Oven Roasted Chicken Breast (Tastes Like Chicken)

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May 3, 2013 by Jason Rice MD

I don’t know about you, but the boneless/skinless chicken breast for me is a pretty miserable ingredient that nonetheless finds its way into my kitchen with alarming frequency. There’s no question that they make a lean, healthy protein choice, but they have been bred to the point of being nearly flavorless, not to mention their propensity towards dryness with most cooking methods. All complaints aside, they are convenient and can take an infinite array of seasoning choices. Convenience aside, a 3-pack of boneless/skinless breasts has recently exceeded $10 for moderate sized breasts. For me, this was the final straw. It was one thing to have a boring chicken breast that was cheap and convenient, but these breasts are now one of the most expensive meat products on the grocery store shelves.

Enter the split breast pack.

photo 1

Ribs in, skin on, split sternum still attached.

All for less than half the price of the boneless/skinless breasts.

I first started using these in place of boneless/skinless breasts just for the financial savings. It isn’t that much work to remove the bones and the skins, and I saved a lot of money. But, more importantly, I started cooking them with the skin intact, and the flavor is amazing. All the delicious “chicken-y-ness” renders out of the skin while it roasts and bastes the chicken in its own juices. I still pull the skin off before I eat it to keep things a little healthier, but the flavor of these breasts can’t be beat, and I haven’t bought a pack of those sad little pink boneless/skinless blobs ever since.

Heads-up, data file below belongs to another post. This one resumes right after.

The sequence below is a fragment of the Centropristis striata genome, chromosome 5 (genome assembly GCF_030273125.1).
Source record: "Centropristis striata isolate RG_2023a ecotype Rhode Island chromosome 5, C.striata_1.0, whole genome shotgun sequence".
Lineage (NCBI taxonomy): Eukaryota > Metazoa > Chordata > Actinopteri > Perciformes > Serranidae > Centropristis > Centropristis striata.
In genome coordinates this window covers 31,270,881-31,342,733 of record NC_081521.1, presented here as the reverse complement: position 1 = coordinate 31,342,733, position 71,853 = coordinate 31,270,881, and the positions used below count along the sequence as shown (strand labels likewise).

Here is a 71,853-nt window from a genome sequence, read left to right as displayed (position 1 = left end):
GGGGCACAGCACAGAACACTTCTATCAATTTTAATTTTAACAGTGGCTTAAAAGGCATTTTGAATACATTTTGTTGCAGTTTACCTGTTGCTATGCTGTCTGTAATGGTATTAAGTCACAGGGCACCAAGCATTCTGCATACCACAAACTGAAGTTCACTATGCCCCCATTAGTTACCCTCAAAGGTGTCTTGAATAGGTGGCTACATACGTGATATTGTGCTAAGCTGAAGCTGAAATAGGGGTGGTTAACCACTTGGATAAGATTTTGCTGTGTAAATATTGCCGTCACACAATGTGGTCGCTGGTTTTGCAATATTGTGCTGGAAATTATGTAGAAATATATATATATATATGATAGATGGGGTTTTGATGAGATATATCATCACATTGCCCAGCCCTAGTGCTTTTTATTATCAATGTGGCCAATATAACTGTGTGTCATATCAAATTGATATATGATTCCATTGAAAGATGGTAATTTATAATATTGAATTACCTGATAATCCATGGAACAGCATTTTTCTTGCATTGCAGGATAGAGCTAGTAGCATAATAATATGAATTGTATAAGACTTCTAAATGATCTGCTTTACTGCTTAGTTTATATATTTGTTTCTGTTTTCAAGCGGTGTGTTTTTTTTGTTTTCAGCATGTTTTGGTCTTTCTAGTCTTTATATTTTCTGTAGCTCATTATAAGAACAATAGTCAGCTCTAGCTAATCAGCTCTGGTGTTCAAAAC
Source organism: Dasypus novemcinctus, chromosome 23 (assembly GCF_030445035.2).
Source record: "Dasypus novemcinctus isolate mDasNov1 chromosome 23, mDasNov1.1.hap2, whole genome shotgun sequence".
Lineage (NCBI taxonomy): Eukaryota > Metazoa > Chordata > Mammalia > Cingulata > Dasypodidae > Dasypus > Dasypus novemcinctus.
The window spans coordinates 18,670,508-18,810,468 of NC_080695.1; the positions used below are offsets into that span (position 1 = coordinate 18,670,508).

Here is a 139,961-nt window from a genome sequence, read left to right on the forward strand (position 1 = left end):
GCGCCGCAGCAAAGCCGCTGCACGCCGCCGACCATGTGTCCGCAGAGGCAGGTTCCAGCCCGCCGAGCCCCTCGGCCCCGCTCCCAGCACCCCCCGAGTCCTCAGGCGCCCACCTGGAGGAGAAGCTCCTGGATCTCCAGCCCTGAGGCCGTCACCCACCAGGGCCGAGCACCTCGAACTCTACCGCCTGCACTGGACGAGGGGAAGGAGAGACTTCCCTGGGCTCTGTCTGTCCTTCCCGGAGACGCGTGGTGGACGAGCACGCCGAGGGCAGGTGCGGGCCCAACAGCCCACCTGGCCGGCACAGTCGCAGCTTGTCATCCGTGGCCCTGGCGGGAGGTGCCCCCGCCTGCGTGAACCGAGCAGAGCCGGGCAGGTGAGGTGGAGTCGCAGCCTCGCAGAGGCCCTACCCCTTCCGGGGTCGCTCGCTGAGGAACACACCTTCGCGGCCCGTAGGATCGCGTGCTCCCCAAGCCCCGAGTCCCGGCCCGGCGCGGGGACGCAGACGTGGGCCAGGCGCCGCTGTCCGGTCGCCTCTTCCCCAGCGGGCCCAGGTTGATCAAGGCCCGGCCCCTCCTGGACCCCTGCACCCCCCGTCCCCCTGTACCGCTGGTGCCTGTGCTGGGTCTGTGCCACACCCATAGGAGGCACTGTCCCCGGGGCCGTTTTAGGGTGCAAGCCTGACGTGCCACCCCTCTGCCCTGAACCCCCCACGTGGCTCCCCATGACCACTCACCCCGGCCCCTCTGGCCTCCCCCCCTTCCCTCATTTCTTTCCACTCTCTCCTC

This is my simple preparation for chicken breasts. I make this about once a week, especially in the colder months. Any seasoning you like will work well, but I went with a very classic herb blend for a nice comfort food feel. So, let’s get started.

Ingredients:

  • 2 chicken breasts, boned and trimmed, skin left intact
  • Butter
  • Olive Oil
  • Poultry Seasoning or other herb blend (I chose a Bavarian blend)
  • Salt & Pepper to taste

Procedure:

Preheat oven to 400 degrees. Remove the bones and large pieces of fat from the chicken breasts. Carefully slide your finger under the skin and peel it back, leaving it attached to at least one edge of the breast. Season liberally with salt, pepper and herb blend.

photo 2 (1)

Add a few thin pads of butter to the chicken and cover with the skin. Grind a little more black pepper over the skin. The butter will melt as the chicken cooks, mixing with the chicken fat that renders out of the skin, giving the chicken a rich, delicious flavor.

photo 3 (1)

Heat olive oil and butter in a heavy, oven-safe pan over medium high heat.

photo 1 (1)

Place the chicken into the pan, skin side up, to sear the bottom of the breasts.

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Cook for just a few minutes, and then place the pan into the oven. Bake for about 30 minutes based on the size of the chicken breasts. Unlike the boneless/skinless breasts, the skin will keep the chicken moist and juicy and give you a little bigger margin for error with overcooking.

photo 3

Remove the skins, and serve. I like to serve this with roasted potatoes and roasted vegetables. Not only are these nice complementary sides, but they can be made in the oven at the same time as the chicken, making prep much easier.

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The potatoes shown here are my Easy Roasted Potatoes, and the zucchini is from the Veggie Short Cuts post. The little guy got involved for the first time in the kitchen, helping to shake up the bag of potatoes…

photo 4 (1)

…And they came out great!

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As always, I hope this recipe helps you elevate a basic staple into something a little tastier that eaters of all ages will be excited about. Enjoy!

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© Jason Rice and "Eats For All Ages" - 2012 to present. Unauthorized use and/or duplication of this material without express and written permission from this blog’s author is strictly prohibited. Excerpts and links may be used provided that full credit and citation is given to Jason Rice and/or "Eats For All Ages" with appropriate links or direction to the original content being used.
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